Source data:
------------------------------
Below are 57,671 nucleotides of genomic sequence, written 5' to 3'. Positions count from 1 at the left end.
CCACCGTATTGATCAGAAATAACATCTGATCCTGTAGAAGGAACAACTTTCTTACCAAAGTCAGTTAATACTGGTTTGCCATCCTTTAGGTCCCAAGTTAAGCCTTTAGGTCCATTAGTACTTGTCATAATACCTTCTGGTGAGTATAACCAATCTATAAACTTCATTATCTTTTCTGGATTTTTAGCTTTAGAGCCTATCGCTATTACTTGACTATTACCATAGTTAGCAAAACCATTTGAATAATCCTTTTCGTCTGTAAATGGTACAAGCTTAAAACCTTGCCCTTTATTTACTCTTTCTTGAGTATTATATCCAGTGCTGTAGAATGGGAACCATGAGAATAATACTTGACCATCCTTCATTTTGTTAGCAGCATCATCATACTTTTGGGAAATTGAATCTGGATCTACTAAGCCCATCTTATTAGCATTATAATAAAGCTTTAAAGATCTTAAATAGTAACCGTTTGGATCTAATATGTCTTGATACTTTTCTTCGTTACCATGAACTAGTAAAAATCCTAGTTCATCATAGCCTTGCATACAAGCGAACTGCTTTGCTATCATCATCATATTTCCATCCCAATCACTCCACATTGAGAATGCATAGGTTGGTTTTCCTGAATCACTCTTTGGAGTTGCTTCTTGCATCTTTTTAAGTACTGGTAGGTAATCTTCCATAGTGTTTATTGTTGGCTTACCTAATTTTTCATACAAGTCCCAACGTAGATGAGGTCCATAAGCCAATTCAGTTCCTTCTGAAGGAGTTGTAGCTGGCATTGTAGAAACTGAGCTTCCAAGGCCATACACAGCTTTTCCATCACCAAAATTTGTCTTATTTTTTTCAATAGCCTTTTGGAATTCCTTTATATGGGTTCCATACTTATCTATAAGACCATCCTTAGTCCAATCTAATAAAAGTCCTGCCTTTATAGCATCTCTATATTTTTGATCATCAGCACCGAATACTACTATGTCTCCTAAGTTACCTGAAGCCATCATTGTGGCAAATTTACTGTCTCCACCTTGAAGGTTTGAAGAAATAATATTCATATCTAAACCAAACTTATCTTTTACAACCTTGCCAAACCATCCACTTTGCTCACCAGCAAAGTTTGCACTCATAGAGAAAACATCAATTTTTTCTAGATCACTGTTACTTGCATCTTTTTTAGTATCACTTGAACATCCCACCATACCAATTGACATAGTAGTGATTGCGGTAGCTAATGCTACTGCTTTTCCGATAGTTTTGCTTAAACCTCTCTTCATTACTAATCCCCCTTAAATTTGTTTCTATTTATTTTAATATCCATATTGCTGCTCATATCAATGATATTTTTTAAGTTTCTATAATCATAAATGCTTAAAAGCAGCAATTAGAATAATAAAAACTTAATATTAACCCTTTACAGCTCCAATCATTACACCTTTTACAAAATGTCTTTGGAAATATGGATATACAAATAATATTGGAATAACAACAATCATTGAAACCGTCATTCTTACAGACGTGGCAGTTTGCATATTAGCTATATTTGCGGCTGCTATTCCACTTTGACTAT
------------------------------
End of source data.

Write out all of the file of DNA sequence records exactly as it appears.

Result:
Below are 57,671 nucleotides of genomic sequence, written 5' to 3'. Positions count from 1 at the left end.
CCACCGTATTGATCAGAAATAACATCTGATCCTGTAGAAGGAACAACTTTCTTACCAAAGTCAGTTAATACTGGTTTGCCATCCTTTAGGTCCCAAGTTAAGCCTTTAGGTCCATTAGTACTTGTCATAATACCTTCTGGTGAGTATAACCAATCTATAAACTTCATTATCTTTTCTGGATTTTTAGCTTTAGAGCCTATCGCTATTACTTGACTATTACCATAGTTAGCAAAACCATTTGAATAATCCTTTTCGTCTGTAAATGGTACAAGCTTAAAACCTTGCCCTTTATTTACTCTTTCTTGAGTATTATATCCAGTGCTGTAGAATGGGAACCATGAGAATAATACTTGACCATCCTTCATTTTGTTAGCAGCATCATCATACTTTTGGGAAATTGAATCTGGATCTACTAAGCCCATCTTATTAGCATTATAATAAAGCTTTAAAGATCTTAAATAGTAACCGTTTGGATCTAATATGTCTTGATACTTTTCTTCGTTACCATGAACTAGTAAAAATCCTAGTTCATCATAGCCTTGCATACAAGCGAACTGCTTTGCTATCATCATCATATTTCCATCCCAATCACTCCACATTGAGAATGCATAGGTTGGTTTTCCTGAATCACTCTTTGGAGTTGCTTCTTGCATCTTTTTAAGTACTGGTAGGTAATCTTCCATAGTGTTTATTGTTGGCTTACCTAATTTTTCATACAAGTCCCAACGTAGATGAGGTCCATAAGCCAATTCAGTTCCTTCTGAAGGAGTTGTAGCTGGCATTGTAGAAACTGAGCTTCCAAGGCCATACACAGCTTTTCCATCACCAAAATTTGTCTTATTTTTTTCAATAGCCTTTTGGAATTCCTTTATATGGGTTCCATACTTATCTATAAGACCATCCTTAGTCCAATCTAATAAAAGTCCTGCCTTTATAGCATCTCTATATTTTTGATCATCAGCACCGAATACTACTATGTCTCCTAAGTTACCTGAAGCCATCATTGTGGCAAATTTACTGTCTCCACCTTGAAGGTTTGAAGAAATAATATTCATATCTAAACCAAACTTATCTTTTACAACCTTGCCAAACCATCCACTTTGCTCACCAGCAAAGTTTGCACTCATAGAGAAAACATCAATTTTTTCTAGATCACTGTTACTTGCATCTTTTTTAGTATCACTTGAACATCCCACCATACCAATTGACATAGTAGTGATTGCGGTAGCTAATGCTACTGCTTTTCCGATAGTTTTGCTTAAACCTCTCTTCATTACTAATCCCCCTTAAATTTGTTTCTATTTATTTTAATATCCATATTGCTGCTCATATCAATGATATTTTTTAAGTTTCTATAATCATAAATGCTTAAAAGCAGCAATTAGAATAATAAAAACTTAATATTAACCCTTTACAGCTCCAATCATTACACCTTTTACAAAATGTCTTTGGAAATATGGATATACAAATAATATTGGAATAACAACAATCATTGAAACCGTCATTCTTACAGACGTGGCAGTTTGCATATTAGCTATATTTGCGGCTGCTATTCCACTTTGACTAT